4. School Primary and Secondary Color
  5. Conference and Conference Division Name
  6. Real Playoff/Bowl Game Names and Reasonable Setup (based on 2019 format)
  7. Updated School Name in Weathers.xml file
  8. Stadium Names, Dome Designation ***NEW WITH 2021 VERSION ***


  1. League Logo ***NEW WITH 2021 VERSION ***
  2. School Logo (Helmet logo provided by forum user PocketScout)
  3. School Logo – Large
  4. School Logo – Small
  5. School Jersey (Provided by forum user PocketScout)
  6. Midfield Logo (Special thanks to forum user b1gd51 for assistance)
  7. End zone
  8. Custom Field
  9. Conference Logo
  10. Bowl/Playoff Logos ***NEW WITH 2021 VERSION ***
  11. Custom North/South Senior Bowl Team Logos ***NEW WITH 2021 VERSION ***

And what is not included:

1. Real Player Rosters/Names

2. Player/Coach Images

There is no requirement at all to utilize this mod to enjoy the game, and this is important. The game will run and perform exactly the same way with the standard fictitious teams that have been created by Wolverine Studios.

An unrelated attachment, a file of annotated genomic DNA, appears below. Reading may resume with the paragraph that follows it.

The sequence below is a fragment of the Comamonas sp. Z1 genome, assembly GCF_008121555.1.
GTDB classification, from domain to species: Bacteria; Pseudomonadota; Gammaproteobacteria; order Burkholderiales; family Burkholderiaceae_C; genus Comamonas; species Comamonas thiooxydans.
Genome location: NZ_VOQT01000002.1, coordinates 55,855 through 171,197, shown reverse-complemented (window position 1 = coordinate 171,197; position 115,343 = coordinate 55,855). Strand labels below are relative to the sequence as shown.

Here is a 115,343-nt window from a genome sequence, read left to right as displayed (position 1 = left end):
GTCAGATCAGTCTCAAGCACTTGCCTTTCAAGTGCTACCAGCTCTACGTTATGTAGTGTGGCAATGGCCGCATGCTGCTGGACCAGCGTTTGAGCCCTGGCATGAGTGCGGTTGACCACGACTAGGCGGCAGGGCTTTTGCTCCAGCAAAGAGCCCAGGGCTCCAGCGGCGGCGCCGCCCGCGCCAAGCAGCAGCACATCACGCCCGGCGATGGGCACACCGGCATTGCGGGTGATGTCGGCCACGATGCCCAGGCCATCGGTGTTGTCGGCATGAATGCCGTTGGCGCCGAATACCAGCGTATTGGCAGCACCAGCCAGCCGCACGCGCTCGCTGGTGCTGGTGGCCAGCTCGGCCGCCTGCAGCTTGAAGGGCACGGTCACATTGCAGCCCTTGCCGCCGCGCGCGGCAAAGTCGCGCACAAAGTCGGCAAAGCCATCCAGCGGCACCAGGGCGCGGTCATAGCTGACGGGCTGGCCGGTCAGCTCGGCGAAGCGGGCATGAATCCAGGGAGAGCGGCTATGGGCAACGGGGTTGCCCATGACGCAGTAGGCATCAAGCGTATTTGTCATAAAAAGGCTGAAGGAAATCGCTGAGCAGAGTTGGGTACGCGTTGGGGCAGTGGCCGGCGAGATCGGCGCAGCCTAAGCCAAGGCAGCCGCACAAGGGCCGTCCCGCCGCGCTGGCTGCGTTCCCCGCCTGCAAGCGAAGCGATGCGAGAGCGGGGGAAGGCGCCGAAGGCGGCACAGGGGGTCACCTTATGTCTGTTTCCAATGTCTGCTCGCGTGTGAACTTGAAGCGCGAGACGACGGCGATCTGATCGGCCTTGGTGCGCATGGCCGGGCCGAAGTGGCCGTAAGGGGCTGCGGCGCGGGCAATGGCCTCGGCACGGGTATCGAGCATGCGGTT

I have spoken about different aspects of flexibility provided by DDS: CFB ’21, and it is all true and on point. The developers have delivered an incredible experience that lets you decide how you want to enjoy the world of college football.

If you want to be the overlord of college football, make it so. If you want to rename all the rosters with the real names that fill up our college football weekends, have at it.

The amount of choices and variety that DDS: CFB ’21 delivers is staggering, but in a good way. I found myself trying different approaches and enjoyed them all, but to have the option to change said world on the fly or restart it is what I found to be the core of my enjoyment.

The game also provided me the chance to have multiple types of games running at one time. So, if one day I felt like running the old school in South Bend, that is the file I would fire up. If I just wanted to sit back and sim the whole season with one click of a button, that is the file I would load.